@daphnipolis uses to send a weekly newsletter, always interesting but with an editorial I think they do not publish in the internet… so I will, as it is a very good article, interesting as it backs the (not so) new trend accelerators are promoting, some of then even changing their current business model… by Paul Bazin.
Bold emphasis is mostly mine.
Our curse in Europe is that despite all our efforts we are not as sexy as the US with their big champions. That’s understandable: They have built worldwide tech giants since the 80s. Of course, we have our own champions, the “Criteos“ and “Spotifys“, but they don’t have the same visibility across the world to date.
If you like to look at the bright side of things, you can mention that foreigners are very often surprised by the quality and the energy of the ecosystem. That is exactly what happens to Paul Graham. We might have an undervalued asset to showcase our know-how: France's multinational corporations represent 8% of the biggest companies in the world. And guess what: As they are well-known throughout the world, they could be really good ambassadors.
But to do so they should be real actors of the tech ecosystem, you say? That’s right! They should be and they need to be.
We often consider that startups and big corporation are the David and Goliath of an economic battle. Big corporations are seen as the old generation. The expert one, where you needed to be the biggest know-how in a specific field to work your way up. Startups are at the opposite. In order to have a new look you need to think different, thus you need to have a global and broad knowledge. Brian Chesky never worked in the hospitality domain before disrupting it with Airbnb. Startups bring this fresh and new look that big corporations desperately need. Meanwhile, to share this vision, startups need money, visibility, worldwide networks, facilities, the list goes on…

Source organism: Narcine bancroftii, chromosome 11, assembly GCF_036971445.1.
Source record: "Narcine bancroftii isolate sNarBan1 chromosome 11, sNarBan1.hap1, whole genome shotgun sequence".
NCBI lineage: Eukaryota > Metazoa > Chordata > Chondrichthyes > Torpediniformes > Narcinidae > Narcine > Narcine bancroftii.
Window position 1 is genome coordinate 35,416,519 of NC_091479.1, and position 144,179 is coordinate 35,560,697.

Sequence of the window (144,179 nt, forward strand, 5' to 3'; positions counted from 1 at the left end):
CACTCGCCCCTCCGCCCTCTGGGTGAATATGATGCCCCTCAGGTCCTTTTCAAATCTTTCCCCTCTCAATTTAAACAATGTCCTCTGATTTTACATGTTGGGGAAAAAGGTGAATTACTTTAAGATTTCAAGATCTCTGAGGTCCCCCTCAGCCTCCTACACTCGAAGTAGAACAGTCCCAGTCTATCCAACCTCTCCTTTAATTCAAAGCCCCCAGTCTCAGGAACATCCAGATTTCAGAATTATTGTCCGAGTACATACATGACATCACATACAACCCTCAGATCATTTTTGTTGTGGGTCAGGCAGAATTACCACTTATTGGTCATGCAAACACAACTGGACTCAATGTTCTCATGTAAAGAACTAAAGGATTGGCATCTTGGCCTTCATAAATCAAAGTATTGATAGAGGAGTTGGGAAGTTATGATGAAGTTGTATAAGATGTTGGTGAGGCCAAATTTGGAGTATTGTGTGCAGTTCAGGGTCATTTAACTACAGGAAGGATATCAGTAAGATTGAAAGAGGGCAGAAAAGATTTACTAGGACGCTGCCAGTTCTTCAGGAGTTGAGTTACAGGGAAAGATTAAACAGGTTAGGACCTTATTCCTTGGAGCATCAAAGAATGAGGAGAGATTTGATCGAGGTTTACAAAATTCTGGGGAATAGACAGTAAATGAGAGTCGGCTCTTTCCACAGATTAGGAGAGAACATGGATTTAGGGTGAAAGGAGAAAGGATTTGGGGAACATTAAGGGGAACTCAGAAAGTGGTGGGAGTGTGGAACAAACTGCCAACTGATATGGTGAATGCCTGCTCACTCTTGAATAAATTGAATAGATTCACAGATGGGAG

There are two types of startups that interests MNCs:
• The competitive: The ones that are attacking big corporations head on by capturing market share. Those provide the new vision.
•The mutualistic: The ones that are offering tools and technology to reinvent themselves. Startups can benefit from big companies by using them as a distribution channel (think what Apple did to the mobile industry) or clients (think of many B2B SaaS companies), big enterprises are using startups to reinvent themselves by making better use of their data, being more efficient, more customer centric, the list goes on... Those escort MNCs in their digital transformation.
Startups and big corporates should be viewed in a co-evolution process. The morphology and behaviour of the one is impacting the other.
Bottom line: Goliath needs David and David needs Goliath.
Big corporations should provide visibility, know-how, money in exchange of a fresh vision, and tools for their digital transformation.
This way of seeing the relationship implies a big mentality shift: MNCs must be seen as a leverage opportunity to scale, and not as the enemy anymore. Having international players close to us is a chance for the ecosystem to grow.